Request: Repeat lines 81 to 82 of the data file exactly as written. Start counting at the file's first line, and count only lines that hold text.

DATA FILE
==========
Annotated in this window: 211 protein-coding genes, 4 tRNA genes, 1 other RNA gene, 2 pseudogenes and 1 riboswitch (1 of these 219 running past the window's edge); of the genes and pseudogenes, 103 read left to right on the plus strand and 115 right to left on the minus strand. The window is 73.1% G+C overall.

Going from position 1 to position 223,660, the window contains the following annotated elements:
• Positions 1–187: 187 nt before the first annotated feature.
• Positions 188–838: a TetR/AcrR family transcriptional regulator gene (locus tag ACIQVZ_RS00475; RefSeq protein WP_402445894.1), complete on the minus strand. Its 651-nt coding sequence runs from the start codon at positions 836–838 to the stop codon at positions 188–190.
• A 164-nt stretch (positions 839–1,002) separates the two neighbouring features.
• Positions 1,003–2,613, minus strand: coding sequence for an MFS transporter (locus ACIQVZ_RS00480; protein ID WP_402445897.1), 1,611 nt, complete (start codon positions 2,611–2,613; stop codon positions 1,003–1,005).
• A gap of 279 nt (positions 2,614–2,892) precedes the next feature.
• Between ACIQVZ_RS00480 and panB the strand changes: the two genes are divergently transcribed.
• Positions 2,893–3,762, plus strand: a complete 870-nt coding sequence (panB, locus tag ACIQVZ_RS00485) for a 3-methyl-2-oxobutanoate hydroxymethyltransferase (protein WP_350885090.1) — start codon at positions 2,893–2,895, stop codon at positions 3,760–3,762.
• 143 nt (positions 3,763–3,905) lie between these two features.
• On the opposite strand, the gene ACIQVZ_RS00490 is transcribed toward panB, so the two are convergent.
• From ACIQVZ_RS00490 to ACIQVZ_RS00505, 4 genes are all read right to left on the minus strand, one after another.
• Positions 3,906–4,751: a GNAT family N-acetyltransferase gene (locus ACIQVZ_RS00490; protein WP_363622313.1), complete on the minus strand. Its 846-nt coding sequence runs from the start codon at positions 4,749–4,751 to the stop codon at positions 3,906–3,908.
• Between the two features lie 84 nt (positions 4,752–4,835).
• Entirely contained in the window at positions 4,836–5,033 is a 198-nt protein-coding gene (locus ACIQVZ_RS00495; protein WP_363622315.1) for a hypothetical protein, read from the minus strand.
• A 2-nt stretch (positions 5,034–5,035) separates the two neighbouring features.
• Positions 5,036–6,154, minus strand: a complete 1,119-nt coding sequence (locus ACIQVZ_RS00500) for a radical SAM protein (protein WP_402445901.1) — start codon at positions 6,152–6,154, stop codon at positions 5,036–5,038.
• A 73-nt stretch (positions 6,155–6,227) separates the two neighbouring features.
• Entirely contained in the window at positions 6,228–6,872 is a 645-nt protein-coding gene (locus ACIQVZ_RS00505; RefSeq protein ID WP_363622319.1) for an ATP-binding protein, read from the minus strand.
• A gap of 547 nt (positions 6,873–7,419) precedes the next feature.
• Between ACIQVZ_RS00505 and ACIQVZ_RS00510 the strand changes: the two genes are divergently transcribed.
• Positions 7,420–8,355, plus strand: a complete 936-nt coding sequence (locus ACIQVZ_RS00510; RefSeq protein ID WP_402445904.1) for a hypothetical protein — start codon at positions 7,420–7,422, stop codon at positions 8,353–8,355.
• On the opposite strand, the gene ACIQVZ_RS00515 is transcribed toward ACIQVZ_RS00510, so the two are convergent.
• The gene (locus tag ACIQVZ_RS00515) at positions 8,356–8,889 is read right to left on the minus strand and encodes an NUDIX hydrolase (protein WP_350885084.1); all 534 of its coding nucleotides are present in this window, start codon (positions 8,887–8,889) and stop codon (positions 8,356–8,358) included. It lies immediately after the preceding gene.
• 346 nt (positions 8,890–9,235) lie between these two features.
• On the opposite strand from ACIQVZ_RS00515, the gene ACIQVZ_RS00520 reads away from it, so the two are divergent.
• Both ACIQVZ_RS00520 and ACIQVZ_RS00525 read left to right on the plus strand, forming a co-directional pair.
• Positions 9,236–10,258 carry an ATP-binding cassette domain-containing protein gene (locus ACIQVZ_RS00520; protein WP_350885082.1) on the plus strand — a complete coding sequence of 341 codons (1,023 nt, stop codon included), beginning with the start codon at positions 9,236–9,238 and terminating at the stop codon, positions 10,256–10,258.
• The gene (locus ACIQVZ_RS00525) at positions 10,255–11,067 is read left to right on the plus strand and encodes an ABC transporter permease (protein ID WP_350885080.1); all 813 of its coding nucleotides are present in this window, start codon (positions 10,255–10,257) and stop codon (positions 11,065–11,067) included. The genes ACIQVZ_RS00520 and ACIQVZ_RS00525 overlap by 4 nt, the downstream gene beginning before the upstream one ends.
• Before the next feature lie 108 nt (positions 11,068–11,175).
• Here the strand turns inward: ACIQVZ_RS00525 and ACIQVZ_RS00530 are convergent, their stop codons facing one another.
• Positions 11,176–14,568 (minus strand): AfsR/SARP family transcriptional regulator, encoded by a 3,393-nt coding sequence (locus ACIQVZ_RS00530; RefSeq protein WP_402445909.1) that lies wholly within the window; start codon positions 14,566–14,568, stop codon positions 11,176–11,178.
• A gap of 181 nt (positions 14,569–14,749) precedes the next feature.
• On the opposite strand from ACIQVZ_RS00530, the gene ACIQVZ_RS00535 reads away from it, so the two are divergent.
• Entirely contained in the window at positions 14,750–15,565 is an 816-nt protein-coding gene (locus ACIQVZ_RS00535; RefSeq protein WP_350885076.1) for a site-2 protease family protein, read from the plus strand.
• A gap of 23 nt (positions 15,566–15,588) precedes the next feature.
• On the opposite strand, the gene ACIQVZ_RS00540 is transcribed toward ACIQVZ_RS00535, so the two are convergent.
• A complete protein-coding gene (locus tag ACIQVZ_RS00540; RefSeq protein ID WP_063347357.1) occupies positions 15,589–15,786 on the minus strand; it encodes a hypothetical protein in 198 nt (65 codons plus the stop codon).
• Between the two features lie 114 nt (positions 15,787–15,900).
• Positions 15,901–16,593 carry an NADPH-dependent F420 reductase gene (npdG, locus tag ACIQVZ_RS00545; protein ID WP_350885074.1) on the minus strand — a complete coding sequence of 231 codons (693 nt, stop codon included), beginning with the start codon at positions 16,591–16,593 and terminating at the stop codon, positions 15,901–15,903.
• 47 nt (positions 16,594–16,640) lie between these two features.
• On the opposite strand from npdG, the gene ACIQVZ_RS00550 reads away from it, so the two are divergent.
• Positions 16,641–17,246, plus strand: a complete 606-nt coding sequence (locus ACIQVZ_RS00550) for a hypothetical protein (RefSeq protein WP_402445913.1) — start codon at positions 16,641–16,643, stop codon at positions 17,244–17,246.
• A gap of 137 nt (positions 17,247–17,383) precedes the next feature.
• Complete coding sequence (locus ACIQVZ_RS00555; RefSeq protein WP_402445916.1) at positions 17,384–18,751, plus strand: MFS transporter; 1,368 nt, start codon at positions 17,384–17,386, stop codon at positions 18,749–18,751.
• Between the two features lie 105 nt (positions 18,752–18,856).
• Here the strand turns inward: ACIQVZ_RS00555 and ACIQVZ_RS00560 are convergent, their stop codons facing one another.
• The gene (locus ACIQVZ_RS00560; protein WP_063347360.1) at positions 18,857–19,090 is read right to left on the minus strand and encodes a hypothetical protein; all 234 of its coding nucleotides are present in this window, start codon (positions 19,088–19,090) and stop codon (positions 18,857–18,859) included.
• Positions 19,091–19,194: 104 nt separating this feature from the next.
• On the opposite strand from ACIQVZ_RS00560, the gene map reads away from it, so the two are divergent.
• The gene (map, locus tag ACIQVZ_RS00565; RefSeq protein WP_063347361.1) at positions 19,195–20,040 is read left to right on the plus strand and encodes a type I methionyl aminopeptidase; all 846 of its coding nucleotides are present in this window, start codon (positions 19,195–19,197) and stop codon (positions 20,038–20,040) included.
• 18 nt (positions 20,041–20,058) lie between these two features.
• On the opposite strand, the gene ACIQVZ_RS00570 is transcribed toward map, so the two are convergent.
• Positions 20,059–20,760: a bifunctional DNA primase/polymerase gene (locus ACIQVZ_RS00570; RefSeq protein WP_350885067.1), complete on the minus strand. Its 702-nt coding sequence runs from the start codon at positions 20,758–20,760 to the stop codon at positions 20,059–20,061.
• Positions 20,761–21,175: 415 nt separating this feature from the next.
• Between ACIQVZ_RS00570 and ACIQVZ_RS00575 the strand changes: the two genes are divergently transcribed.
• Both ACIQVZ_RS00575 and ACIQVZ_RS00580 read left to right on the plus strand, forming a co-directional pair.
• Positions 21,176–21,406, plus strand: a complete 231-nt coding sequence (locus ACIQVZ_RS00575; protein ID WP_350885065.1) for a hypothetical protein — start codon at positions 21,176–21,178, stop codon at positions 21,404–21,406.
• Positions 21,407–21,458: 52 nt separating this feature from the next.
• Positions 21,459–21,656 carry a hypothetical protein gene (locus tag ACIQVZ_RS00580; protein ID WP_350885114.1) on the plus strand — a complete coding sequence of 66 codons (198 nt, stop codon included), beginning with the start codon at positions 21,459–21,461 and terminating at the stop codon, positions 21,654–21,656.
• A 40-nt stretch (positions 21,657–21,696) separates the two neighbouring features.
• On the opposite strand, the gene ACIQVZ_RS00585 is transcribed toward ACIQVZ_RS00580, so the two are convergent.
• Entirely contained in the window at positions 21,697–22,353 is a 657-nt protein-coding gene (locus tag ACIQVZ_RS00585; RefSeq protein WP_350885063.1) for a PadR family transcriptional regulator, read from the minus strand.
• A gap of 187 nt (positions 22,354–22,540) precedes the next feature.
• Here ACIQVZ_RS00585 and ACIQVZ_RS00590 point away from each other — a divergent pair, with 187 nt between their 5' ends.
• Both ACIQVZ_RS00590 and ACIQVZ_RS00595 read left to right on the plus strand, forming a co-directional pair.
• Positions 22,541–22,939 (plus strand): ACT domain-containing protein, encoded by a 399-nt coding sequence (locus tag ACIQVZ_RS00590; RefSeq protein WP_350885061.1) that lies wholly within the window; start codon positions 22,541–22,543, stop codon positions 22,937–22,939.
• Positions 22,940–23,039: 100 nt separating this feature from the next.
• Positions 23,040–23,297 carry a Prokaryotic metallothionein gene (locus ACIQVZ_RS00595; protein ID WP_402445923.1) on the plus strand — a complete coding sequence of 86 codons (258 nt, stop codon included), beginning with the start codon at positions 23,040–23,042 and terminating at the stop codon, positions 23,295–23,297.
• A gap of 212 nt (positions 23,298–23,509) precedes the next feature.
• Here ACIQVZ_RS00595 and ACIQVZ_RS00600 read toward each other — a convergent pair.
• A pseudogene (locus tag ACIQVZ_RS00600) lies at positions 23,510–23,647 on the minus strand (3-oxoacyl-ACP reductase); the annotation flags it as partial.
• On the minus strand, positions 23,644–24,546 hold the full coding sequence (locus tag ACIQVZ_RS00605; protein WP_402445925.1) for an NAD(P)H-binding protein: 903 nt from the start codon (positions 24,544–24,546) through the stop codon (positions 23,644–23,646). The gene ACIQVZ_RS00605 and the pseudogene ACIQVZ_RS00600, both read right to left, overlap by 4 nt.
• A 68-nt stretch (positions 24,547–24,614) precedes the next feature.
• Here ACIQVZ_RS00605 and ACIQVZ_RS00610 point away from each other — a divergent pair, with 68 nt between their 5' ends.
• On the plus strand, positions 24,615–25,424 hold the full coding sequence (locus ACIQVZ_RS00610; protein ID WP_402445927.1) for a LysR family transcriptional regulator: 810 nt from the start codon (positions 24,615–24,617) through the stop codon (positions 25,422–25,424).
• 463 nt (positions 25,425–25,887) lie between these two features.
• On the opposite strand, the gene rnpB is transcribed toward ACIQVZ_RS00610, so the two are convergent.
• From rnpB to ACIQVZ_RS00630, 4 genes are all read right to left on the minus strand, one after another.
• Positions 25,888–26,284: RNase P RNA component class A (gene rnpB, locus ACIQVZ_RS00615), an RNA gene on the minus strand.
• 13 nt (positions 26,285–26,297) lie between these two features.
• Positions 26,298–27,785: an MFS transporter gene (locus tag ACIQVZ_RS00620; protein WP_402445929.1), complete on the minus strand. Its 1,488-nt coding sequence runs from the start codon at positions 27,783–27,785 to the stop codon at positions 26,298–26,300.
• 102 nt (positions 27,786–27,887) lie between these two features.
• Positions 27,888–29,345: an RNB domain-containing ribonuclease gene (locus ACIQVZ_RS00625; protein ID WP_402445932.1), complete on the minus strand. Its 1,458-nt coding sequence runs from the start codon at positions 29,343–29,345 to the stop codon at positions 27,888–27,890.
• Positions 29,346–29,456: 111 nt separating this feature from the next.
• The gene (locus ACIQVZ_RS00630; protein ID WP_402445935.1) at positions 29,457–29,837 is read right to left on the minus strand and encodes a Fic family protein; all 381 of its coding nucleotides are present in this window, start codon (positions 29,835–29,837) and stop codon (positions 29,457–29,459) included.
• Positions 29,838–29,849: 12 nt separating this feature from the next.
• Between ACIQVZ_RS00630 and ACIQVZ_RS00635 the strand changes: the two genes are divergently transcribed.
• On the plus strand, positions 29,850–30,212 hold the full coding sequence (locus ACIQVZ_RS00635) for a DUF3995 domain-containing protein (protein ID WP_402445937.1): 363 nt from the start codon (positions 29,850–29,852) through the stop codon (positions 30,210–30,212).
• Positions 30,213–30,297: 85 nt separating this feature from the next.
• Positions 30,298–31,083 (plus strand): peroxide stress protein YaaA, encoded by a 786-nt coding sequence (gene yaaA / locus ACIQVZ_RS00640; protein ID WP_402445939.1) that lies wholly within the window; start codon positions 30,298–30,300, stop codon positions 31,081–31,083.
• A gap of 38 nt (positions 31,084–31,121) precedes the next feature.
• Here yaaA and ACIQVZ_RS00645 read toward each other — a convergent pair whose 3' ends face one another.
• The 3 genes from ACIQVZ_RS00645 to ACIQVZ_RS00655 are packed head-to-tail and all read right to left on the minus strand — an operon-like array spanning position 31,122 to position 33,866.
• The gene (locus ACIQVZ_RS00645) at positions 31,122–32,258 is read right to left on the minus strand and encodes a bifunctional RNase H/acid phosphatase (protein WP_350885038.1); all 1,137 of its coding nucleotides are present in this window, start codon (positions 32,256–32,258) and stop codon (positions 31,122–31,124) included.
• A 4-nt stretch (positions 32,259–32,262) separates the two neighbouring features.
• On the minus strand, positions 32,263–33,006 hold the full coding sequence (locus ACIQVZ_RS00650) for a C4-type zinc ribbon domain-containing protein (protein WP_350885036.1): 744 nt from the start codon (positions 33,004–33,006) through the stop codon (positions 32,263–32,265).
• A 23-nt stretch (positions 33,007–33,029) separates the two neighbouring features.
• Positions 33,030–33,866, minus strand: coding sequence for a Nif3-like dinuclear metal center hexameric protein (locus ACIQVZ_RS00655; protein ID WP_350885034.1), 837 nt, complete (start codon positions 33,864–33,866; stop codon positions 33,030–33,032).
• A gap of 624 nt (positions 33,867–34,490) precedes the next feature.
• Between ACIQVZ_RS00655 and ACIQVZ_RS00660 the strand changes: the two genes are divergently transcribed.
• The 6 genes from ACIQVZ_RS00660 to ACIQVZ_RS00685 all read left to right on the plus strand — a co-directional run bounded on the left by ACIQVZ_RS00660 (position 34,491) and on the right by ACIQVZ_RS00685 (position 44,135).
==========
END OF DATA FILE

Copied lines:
• 13 nt (positions 26,285–26,297) lie between these two features.
• Positions 26,298–27,785: an MFS transporter gene (locus tag ACIQVZ_RS00620; protein WP_402445929.1), complete on the minus strand. Its 1,488-nt coding sequence runs from the start codon at positions 27,783–27,785 to the stop codon at positions 26,298–26,300.